Home / Opinion / SDG 16 has to be the Development” Mantra” : Justice activist Prabhakar Bagchand

SDG 16 has to be the Development” Mantra” : Justice activist Prabhakar Bagchand

Nepalayatimes

Mr Prabhakar Bagchand has been active in the social justice movement for more than a decade in Nepal. He is the CEO of Campaign for Promotion of Community Para legalism in Nepal. Dipak Nishchal, Nepalyatimes correspondent spoke to Social  Justice activist Mr Bagchand. Here is the excerpt of the interview.

NT: How are you Mr Bagchand ? you have not been very active of late.

Thank you for asking . I am good. I am back in action I should say.  Yes,  I was in rest but I was in a  way doing something or the other to contribute to  social justice movement in my small capacity . Recently penned a small book on Paralegalism and Strategic Human Rights litigation.

 

NT: I will definitely come to the book, but let me ask you, what do you think about the human rights movement in Nepal today?

Well , human rights movement today is in a project mode. A movement can have projects but a Movement should not become a project.  The tragedy is, it has not been able to differentiate between human rights and justice. Justice has to be the ultimate goal. When you see from the perspective of justice,  You start empathizing  , you stop being greedy , you start seeing the whole world as one family  and whole human race as one identity. I feel humans have empathy in their genes. That is why we  are human. Here everyone talks about themselves and about grabbing opportunities. That was not what I got into the movement for; we have to think for the coming generation, the kind of world we want to give them.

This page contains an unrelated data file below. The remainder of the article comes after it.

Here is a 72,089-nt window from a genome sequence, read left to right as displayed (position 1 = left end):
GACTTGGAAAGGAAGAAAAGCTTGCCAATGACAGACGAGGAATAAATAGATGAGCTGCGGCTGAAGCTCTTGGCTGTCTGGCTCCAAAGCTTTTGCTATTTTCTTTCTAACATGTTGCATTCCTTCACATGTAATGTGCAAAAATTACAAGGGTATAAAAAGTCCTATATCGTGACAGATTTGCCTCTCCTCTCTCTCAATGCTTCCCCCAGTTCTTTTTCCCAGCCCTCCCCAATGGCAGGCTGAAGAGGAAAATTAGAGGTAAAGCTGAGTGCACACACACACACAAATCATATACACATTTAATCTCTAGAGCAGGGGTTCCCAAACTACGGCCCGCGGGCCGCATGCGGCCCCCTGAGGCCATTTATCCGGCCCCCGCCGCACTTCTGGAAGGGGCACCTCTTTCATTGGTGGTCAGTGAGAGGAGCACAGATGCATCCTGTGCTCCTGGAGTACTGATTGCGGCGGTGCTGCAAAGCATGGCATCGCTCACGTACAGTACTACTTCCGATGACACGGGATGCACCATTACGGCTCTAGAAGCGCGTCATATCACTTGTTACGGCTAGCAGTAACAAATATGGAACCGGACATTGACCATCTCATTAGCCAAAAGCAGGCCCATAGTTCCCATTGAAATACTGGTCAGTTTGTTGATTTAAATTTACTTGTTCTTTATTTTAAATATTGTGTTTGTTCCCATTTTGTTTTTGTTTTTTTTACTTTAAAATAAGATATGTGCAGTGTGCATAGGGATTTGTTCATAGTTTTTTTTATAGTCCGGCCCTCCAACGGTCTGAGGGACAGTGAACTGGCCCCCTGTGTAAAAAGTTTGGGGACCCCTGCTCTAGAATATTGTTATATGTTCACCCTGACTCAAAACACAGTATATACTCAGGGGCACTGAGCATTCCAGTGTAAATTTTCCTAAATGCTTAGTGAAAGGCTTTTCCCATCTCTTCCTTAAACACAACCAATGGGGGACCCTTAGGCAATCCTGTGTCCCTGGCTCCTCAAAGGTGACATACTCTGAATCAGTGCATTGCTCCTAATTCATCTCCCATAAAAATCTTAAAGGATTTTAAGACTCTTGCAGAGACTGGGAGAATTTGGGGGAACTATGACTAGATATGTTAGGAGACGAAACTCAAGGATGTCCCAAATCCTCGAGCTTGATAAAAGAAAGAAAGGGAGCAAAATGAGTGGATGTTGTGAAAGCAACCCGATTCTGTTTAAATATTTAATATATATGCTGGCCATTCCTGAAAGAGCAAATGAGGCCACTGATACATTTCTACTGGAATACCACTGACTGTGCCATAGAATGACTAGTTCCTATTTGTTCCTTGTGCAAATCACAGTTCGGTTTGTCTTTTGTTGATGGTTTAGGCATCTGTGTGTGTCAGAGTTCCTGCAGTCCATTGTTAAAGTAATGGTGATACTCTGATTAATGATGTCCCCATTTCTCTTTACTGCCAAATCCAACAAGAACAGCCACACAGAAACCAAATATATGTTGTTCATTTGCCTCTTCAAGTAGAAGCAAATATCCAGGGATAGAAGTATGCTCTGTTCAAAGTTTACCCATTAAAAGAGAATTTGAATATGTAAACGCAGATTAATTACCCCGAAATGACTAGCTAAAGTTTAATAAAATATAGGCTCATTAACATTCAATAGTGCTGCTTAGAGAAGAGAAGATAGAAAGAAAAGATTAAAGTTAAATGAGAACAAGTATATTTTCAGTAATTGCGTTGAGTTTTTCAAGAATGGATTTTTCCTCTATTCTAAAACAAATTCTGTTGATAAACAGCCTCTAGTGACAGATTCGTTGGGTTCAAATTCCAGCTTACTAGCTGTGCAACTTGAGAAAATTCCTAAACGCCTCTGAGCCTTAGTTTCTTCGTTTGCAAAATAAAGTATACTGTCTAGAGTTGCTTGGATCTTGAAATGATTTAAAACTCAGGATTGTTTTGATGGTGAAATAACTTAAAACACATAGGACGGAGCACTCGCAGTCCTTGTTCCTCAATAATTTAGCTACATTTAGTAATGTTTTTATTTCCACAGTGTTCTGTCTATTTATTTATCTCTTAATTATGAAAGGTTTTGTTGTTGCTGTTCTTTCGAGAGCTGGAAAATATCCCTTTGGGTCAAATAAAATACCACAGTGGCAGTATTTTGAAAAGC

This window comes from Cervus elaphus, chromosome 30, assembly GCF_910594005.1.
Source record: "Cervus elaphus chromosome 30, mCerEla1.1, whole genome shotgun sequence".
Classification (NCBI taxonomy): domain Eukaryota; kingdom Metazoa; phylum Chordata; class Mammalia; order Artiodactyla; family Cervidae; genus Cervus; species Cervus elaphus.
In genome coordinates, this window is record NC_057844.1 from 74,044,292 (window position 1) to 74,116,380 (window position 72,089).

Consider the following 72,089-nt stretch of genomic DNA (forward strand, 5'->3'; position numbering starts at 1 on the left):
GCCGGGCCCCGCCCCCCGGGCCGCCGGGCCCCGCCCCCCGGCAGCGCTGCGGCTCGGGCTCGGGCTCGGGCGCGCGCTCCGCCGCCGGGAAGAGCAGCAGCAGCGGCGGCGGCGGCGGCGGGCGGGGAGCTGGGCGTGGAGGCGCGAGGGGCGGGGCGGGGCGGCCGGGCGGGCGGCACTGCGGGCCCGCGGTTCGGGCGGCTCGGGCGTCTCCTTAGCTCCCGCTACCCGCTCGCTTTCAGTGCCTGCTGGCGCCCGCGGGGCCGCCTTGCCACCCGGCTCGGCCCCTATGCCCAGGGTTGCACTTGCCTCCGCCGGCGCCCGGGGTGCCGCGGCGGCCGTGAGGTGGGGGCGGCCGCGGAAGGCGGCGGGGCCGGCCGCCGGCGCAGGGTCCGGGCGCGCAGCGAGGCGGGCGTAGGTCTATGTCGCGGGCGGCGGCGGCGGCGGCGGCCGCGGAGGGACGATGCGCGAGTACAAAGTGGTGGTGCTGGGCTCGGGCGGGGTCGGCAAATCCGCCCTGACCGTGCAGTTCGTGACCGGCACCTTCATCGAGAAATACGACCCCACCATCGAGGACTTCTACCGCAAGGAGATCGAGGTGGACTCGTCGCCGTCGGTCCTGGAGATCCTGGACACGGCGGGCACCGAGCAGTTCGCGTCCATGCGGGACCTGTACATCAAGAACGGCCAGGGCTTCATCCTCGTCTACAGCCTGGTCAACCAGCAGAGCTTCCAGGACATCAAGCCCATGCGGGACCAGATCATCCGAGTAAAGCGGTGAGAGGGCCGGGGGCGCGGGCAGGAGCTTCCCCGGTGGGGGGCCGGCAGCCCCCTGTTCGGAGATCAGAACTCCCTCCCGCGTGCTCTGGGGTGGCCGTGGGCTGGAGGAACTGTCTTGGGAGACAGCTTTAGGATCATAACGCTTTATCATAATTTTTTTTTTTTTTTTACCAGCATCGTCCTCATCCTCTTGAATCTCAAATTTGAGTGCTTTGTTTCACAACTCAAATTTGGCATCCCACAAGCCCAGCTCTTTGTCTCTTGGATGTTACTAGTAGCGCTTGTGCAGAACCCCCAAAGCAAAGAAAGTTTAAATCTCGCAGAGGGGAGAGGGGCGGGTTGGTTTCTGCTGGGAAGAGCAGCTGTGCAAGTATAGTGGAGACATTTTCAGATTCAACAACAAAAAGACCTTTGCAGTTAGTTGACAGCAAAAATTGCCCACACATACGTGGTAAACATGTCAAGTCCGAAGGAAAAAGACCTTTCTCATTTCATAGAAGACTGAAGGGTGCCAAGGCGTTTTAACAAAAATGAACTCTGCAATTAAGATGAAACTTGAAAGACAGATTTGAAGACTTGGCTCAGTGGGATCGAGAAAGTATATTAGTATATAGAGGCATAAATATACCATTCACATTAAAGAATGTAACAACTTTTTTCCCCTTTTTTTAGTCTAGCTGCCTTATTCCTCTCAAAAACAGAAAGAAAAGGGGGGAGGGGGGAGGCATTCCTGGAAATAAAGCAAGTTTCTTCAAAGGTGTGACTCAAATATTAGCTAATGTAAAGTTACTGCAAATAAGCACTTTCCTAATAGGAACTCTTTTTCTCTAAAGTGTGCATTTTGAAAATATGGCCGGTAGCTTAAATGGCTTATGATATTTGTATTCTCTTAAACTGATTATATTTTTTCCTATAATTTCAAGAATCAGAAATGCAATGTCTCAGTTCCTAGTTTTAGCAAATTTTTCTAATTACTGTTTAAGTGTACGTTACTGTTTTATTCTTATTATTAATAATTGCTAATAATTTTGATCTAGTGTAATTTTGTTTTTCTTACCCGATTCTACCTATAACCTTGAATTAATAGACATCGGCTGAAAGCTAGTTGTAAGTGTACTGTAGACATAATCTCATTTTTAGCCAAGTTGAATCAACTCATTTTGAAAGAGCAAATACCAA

NT: This sounds very cryptic. What are you trying to infer?

Well, I cannot afford to be straightforward. Is there tolerance for opinions that are different from the ones that are found in the market? No. Let me be more clear, I am not happy with the way hatred is being made a commodity. Nepal definitely is not a Just society, but we can not hate each other. Hatred is too expensive.

 

NT: You often say there has to be a revolution through law. What do you mean by that?

Well that is not my saying. I borrowed it from one of the sages of  Law and legal empowerment Justice PN Bhagwati. I fully concur with this saying because any civilized society has to be formed on the foundation of Just laws and law abiding citizens. We have seen that ten   years of armed rebellion brought about some changes. But it could not change mindsets. To change mindset you need  rule of Law.  I mean Just laws and machinery to enforce these laws. This can bring about an end to prejudice. change in mindset can institutionalize rule of law. It is both ways.

 

I am worried about the so called ” Development or Prosperity” –  even the highly enlightened folks see it as a panacea to all the problems plaguing this country. I sometimes ask myself  have we  understood development ? Are we  are not grossly insensitive  towards the sufferings of the people at the margins?  If constructions of roads bridges, alone is development, Panchyat system was doing fine monarchy was doing fine. Most of the infrastructure that exists today belong to that period. Of course, I would love to see good roads bridges, big buildings etc. But Development without justice cannot be considered development. Justice should be the  core component of development process.

 

NT: So what is the way out?